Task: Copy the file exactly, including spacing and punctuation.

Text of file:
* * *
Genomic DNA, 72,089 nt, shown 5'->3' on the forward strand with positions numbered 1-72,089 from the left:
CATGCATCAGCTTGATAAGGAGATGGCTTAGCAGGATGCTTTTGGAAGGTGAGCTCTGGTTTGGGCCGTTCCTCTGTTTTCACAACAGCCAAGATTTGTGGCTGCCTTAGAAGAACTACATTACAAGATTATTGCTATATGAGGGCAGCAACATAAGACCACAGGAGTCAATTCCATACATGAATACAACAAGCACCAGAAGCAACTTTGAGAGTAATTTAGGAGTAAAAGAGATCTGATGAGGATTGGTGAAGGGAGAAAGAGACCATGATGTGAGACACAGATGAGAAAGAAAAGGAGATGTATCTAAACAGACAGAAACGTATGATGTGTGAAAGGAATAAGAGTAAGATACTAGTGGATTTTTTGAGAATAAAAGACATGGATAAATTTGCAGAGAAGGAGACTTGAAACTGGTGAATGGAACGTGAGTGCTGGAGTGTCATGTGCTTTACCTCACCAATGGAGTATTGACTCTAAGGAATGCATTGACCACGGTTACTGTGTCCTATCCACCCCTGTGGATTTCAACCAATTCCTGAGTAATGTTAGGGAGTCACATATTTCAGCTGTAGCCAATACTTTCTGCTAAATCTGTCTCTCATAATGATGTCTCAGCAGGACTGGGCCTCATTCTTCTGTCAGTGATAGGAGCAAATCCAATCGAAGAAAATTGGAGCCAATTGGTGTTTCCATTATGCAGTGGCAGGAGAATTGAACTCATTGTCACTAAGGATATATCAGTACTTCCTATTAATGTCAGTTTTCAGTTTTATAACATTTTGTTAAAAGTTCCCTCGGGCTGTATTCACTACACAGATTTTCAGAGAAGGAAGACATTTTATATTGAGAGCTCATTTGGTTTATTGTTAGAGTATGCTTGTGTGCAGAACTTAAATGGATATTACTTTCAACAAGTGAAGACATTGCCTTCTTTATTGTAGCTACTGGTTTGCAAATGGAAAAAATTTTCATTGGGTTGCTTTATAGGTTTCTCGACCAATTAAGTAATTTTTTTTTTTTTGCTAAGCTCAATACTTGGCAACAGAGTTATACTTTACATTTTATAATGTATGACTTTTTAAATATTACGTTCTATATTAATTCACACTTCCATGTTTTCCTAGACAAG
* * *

Genomic DNA, 72,089 nt, shown 5'->3' on the forward strand with positions numbered 1-72,089 from the left:
CATGCATCAGCTTGATAAGGAGATGGCTTAGCAGGATGCTTTTGGAAGGTGAGCTCTGGTTTGGGCCGTTCCTCTGTTTTCACAACAGCCAAGATTTGTGGCTGCCTTAGAAGAACTACATTACAAGATTATTGCTATATGAGGGCAGCAACATAAGACCACAGGAGTCAATTCCATACATGAATACAACAAGCACCAGAAGCAACTTTGAGAGTAATTTAGGAGTAAAAGAGATCTGATGAGGATTGGTGAAGGGAGAAAGAGACCATGATGTGAGACACAGATGAGAAAGAAAAGGAGATGTATCTAAACAGACAGAAACGTATGATGTGTGAAAGGAATAAGAGTAAGATACTAGTGGATTTTTTGAGAATAAAAGACATGGATAAATTTGCAGAGAAGGAGACTTGAAACTGGTGAATGGAACGTGAGTGCTGGAGTGTCATGTGCTTTACCTCACCAATGGAGTATTGACTCTAAGGAATGCATTGACCACGGTTACTGTGTCCTATCCACCCCTGTGGATTTCAACCAATTCCTGAGTAATGTTAGGGAGTCACATATTTCAGCTGTAGCCAATACTTTCTGCTAAATCTGTCTCTCATAATGATGTCTCAGCAGGACTGGGCCTCATTCTTCTGTCAGTGATAGGAGCAAATCCAATCGAAGAAAATTGGAGCCAATTGGTGTTTCCATTATGCAGTGGCAGGAGAATTGAACTCATTGTCACTAAGGATATATCAGTACTTCCTATTAATGTCAGTTTTCAGTTTTATAACATTTTGTTAAAAGTTCCCTCGGGCTGTATTCACTACACAGATTTTCAGAGAAGGAAGACATTTTATATTGAGAGCTCATTTGGTTTATTGTTAGAGTATGCTTGTGTGCAGAACTTAAATGGATATTACTTTCAACAAGTGAAGACATTGCCTTCTTTATTGTAGCTACTGGTTTGCAAATGGAAAAAATTTTCATTGGGTTGCTTTATAGGTTTCTCGACCAATTAAGTAATTTTTTTTTTTTTGCTAAGCTCAATACTTGGCAACAGAGTTATACTTTACATTTTATAATGTATGACTTTTTAAATATTACGTTCTATATTAATTCACACTTCCATGTTTTCCTAGACAAG